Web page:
IBM takes another shot at NAS

IBM unveils its first NAS product via its OEM deal with NetApp, introduces a small business compliance system and a SAN starter kit.

Starting at the low end of the market, IBM has announced the first product resulting from its OEM agreement with Network Appliance Inc. (Net App) and expects to introduce the rest of the NetApp line by year's end.

The first product resulting from the alliance, the IBM TotalStorage N3700, (NetApp's FAS 270) is an entry-level NAS box that supports iSCSI and scales from 1 terabyte (TB) up 16 TB in 1 TB increments. It costs $50,000, which includes a three-year warranty for hardware and software. IBM will begin shipping the product Aug. 26.

"The only difference between our product and theirs is their warranty is for 90 days on the software," said Peter McCaffrey, manager TotalStorage solutions, IBM.

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Tony Asaro, senior analyst with Enterprise Strategy Group (ESG) thinks IBM is making the right move starting at the low end. "If they're smart they'll push the NAS plus iSCSI angle, that's where the growth is … ESG research found that IBM is one of the top three that small customers will look to for storage networking solutions along with Dell [Inc.] and HP [Hewlett-Packard Co]."

IBM's OEM deal with NetApp was announced in April this year and marks IBM's third attempt to gain a foothold in the NAS market. It used to sell a Windows NAS box but pulled that to build a Linux blade, which didn't last either.

Last week, NetApp and IBM announced plans to integrate IBM's SAN Volume Controller virtualization software with NetApp's V-Series and fabric-attached storage systems. NetApp will also join IBM as one of the founding members in the new Blade.org industry association.

Compliance for small businesses

Sticking with the focus on small businesses, IBM announced the DR550 Express, a smaller version of the DR550 enterprise archiving system. This provides nonerasable, non rewriteable policy-based storage management via Tivoli Storage Manager.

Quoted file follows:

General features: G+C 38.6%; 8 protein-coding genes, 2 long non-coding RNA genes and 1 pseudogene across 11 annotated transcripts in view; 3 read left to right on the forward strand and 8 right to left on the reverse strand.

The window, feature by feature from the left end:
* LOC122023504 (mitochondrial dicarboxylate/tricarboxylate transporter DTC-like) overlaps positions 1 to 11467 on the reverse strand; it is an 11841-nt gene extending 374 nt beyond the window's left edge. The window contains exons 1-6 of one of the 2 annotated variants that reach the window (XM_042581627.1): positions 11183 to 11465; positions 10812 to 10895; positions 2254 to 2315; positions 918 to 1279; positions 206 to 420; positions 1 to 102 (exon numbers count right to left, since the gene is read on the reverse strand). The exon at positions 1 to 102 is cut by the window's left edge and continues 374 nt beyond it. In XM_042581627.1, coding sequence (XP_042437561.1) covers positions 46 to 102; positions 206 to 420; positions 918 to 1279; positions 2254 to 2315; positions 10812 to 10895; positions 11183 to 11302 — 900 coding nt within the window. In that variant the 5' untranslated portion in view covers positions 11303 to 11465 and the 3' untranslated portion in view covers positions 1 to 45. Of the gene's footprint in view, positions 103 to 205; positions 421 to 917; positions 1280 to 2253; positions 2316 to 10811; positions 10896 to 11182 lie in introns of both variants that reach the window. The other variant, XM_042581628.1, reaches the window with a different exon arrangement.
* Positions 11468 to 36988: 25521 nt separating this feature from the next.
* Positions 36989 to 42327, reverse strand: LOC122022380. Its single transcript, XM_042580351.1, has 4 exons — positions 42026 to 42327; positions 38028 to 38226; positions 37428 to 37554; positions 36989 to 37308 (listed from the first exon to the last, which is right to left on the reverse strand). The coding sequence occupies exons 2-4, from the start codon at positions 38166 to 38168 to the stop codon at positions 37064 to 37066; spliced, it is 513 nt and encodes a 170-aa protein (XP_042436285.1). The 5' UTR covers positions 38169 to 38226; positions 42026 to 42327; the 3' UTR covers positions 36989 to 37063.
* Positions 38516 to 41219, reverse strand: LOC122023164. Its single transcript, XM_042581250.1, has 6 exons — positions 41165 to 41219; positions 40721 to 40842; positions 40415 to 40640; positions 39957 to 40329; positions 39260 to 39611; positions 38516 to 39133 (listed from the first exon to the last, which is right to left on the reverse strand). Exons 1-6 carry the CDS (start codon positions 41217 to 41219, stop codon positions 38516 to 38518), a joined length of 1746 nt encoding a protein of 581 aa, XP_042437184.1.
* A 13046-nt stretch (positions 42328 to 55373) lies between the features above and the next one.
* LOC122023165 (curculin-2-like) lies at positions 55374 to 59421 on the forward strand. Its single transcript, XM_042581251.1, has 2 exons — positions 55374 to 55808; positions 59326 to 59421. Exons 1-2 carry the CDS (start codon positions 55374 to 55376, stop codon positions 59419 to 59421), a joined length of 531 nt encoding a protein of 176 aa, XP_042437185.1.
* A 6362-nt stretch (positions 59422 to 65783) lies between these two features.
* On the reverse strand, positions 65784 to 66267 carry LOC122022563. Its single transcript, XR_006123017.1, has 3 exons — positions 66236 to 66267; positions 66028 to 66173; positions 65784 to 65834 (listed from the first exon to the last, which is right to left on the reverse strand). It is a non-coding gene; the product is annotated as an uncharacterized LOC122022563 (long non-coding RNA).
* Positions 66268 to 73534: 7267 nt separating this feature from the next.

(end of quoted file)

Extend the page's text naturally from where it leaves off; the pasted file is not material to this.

It starts at $45,000 for a single controller and scales up from 1.1 TB to 56 TB. The enterprise edition, with a dual-node configuration, costs $100,000 and scales from 3.3 TB to 56 TB.

"There's no relief from regulatory agencies just because you are a small business," IBM's McCaffrey said. "The only difference is you have less technical expertise than a larger company and probably need more of a load-and-go product." The DR550 Express is a rackable system with all the software preloaded.

SAN starter kit

Lastly, IBM introduced a SAN bundle for small businesses designed for IBM xSeries server environments. It includes an IBM TotalStorage Storage Switch L10 (a rebranded version of Emulex's 10-port switch) and IBM's dual-controller DS400 Express disk array (a rebranded version of Adaptec Inc.'s FSA modular Fibre Channel array). It will include a step-by-step installation guide to help users install the SAN. The kit is available today and is priced at $16,376.

Interestingly, while IBM professes to be completely committed to the storage market, only one of these new products, the DR550 Express, is actually built by the company. "It's like selling chocolate cookies, you can sell the flour, the chocolate chips and the recipe, or you can sell the cookie … we are going to do as much packaging as we can," McCaffrey said.

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